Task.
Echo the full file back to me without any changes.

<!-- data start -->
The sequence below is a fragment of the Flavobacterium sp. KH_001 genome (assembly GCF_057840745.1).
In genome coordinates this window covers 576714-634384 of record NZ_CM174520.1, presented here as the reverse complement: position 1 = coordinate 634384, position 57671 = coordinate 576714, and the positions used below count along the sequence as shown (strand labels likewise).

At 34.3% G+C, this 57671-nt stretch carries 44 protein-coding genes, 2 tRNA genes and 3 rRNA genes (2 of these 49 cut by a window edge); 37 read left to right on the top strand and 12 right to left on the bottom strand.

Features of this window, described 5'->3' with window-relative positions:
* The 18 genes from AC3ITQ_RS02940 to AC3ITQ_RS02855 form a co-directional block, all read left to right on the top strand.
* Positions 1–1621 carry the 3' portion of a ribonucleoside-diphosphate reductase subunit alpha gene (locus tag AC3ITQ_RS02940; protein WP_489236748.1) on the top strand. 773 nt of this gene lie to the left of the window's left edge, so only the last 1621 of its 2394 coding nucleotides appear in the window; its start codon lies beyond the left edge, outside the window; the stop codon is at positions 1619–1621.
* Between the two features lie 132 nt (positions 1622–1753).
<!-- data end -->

The sequence below is a fragment of the Flavobacterium sp. KH_001 genome (assembly GCF_057840745.1).
In genome coordinates this window covers 576714-634384 of record NZ_CM174520.1, presented here as the reverse complement: position 1 = coordinate 634384, position 57671 = coordinate 576714, and the positions used below count along the sequence as shown (strand labels likewise).

At 34.3% G+C, this 57671-nt stretch carries 44 protein-coding genes, 2 tRNA genes and 3 rRNA genes (2 of these 49 cut by a window edge); 37 read left to right on the top strand and 12 right to left on the bottom strand.

Features of this window, described 5'->3' with window-relative positions:
* The 18 genes from AC3ITQ_RS02940 to AC3ITQ_RS02855 form a co-directional block, all read left to right on the top strand.
* Positions 1–1621 carry the 3' portion of a ribonucleoside-diphosphate reductase subunit alpha gene (locus tag AC3ITQ_RS02940; protein WP_489236748.1) on the top strand. 773 nt of this gene lie to the left of the window's left edge, so only the last 1621 of its 2394 coding nucleotides appear in the window; its start codon lies beyond the left edge, outside the window; the stop codon is at positions 1619–1621.
* Between the two features lie 132 nt (positions 1622–1753).